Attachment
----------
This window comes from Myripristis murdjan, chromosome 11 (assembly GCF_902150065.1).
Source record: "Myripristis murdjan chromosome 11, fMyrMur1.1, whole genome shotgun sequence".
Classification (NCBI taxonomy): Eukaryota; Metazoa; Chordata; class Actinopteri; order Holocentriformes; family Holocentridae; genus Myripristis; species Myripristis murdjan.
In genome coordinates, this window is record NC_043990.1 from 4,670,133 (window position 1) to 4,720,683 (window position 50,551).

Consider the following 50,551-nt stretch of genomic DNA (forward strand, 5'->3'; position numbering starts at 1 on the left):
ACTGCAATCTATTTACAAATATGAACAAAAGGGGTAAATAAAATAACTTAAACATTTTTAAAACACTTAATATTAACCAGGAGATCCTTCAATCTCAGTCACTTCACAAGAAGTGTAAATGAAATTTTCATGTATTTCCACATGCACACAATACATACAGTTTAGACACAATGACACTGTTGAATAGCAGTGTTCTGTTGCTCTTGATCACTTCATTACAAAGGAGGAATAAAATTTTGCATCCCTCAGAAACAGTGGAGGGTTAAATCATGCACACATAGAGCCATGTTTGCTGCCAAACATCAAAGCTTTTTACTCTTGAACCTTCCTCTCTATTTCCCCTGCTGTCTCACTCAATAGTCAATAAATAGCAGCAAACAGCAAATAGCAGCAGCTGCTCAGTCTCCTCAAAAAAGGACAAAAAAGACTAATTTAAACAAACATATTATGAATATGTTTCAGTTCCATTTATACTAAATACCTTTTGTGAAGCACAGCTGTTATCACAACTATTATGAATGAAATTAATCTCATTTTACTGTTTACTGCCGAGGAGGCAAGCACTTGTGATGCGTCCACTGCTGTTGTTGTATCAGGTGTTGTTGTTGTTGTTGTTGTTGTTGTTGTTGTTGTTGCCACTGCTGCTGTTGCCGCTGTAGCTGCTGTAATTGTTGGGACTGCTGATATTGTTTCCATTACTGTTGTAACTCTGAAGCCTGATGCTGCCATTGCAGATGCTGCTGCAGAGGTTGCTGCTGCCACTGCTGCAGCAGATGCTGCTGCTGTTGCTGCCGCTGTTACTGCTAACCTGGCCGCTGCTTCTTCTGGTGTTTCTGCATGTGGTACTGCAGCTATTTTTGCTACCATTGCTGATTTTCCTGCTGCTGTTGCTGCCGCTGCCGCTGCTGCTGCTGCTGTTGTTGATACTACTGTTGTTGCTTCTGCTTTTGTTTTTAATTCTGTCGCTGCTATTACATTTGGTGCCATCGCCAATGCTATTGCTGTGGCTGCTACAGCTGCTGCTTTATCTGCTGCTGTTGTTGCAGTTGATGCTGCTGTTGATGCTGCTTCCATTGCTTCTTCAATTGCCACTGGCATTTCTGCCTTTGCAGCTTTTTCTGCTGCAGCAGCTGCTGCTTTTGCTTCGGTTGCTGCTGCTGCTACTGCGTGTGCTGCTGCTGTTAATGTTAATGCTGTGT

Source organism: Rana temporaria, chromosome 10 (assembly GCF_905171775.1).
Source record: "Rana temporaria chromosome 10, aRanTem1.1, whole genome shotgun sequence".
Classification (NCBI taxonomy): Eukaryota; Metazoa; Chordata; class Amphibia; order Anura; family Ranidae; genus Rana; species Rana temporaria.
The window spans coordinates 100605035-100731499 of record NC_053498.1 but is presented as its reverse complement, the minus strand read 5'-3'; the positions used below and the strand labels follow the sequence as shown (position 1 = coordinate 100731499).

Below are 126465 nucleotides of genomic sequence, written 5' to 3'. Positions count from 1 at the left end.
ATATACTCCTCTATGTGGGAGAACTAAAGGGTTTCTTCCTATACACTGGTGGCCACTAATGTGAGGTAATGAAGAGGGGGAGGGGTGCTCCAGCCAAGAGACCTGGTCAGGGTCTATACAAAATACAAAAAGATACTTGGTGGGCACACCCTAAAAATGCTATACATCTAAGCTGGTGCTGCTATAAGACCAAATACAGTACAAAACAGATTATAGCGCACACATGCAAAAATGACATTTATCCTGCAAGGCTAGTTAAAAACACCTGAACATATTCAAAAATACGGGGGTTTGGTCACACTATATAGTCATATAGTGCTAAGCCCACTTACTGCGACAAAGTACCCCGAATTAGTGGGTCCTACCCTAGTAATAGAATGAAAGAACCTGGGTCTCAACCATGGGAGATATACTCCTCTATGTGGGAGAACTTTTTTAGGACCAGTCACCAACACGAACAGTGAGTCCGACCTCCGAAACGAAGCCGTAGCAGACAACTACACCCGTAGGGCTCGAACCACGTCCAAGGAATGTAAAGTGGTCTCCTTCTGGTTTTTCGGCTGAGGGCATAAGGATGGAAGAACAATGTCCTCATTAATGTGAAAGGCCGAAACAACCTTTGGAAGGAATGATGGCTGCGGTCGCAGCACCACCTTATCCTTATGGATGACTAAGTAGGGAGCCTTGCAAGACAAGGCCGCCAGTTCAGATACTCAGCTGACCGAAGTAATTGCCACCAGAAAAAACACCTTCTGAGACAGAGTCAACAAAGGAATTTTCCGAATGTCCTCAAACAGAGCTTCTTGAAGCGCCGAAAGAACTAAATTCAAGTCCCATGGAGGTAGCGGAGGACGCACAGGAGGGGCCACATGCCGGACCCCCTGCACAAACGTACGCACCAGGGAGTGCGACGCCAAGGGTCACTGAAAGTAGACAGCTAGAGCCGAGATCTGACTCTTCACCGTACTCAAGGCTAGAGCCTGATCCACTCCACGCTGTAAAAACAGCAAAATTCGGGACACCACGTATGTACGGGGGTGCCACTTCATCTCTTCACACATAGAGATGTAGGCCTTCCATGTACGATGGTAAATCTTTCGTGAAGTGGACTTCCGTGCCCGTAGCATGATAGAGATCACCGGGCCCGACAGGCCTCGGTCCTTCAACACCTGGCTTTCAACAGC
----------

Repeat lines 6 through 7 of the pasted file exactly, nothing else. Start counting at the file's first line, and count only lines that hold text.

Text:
ACTGCAATCTATTTACAAATATGAACAAAAGGGGTAAATAAAATAACTTAAACATTTTTAAAACACTTAATATTAACCAGGAGATCCTTCAATCTCAGTCACTTCACAAGAAGTGTAAATGAAATTTTCATGTATTTCCACATGCACACAATACATACAGTTTAGACACAATGACACTGTTGAATAGCAGTGTTCTGTTGCTCTTGATCACTTCATTACAAAGGAGGAATAAAATTTTGCATCCCTCAGAAACAGTGGAGGGTTAAATCATGCACACATAGAGCCATGTTTGCTGCCAAACATCAAAGCTTTTTACTCTTGAACCTTCCTCTCTATTTCCCCTGCTGTCTCACTCAATAGTCAATAAATAGCAGCAAACAGCAAATAGCAGCAGCTGCTCAGTCTCCTCAAAAAAGGACAAAAAAGACTAATTTAAACAAACATATTATGAATATGTTTCAGTTCCATTTATACTAAATACCTTTTGTGAAGCACAGCTGTTATCACAACTATTATGAATGAAATTAATCTCATTTTACTGTTTACTGCCGAGGAGGCAAGCACTTGTGATGCGTCCACTGCTGTTGTTGTATCAGGTGTTGTTGTTGTTGTTGTTGTTGTTGTTGTTGTTGTTGCCACTGCTGCTGTTGCCGCTGTAGCTGCTGTAATTGTTGGGACTGCTGATATTGTTTCCATTACTGTTGTAACTCTGAAGCCTGATGCTGCCATTGCAGATGCTGCTGCAGAGGTTGCTGCTGCCACTGCTGCAGCAGATGCTGCTGCTGTTGCTGCCGCTGTTACTGCTAACCTGGCCGCTGCTTCTTCTGGTGTTTCTGCATGTGGTACTGCAGCTATTTTTGCTACCATTGCTGATTTTCCTGCTGCTGTTGCTGCCGCTGCCGCTGCTGCTGCTGCTGTTGTTGATACTACTGTTGTTGCTTCTGCTTTTGTTTTTAATTCTGTCGCTGCTATTACATTTGGTGCCATCGCCAATGCTATTGCTGTGGCTGCTACAGCTGCTGCTTTATCTGCTGCTGTTGTTGCAGTTGATGCTGCTGTTGATGCTGCTTCCATTGCTTCTTCAATTGCCACTGGCATTTCTGCCTTTGCAGCTTTTTCTGCTGCAGCAGCTGCTGCTTTTGCTTCGGTTGCTGCTGCTGCTACTGCGTGTGCTGCTGCTGTTAATGTTAATGCTGTGT

Source organism: Rana temporaria, chromosome 10 (assembly GCF_905171775.1).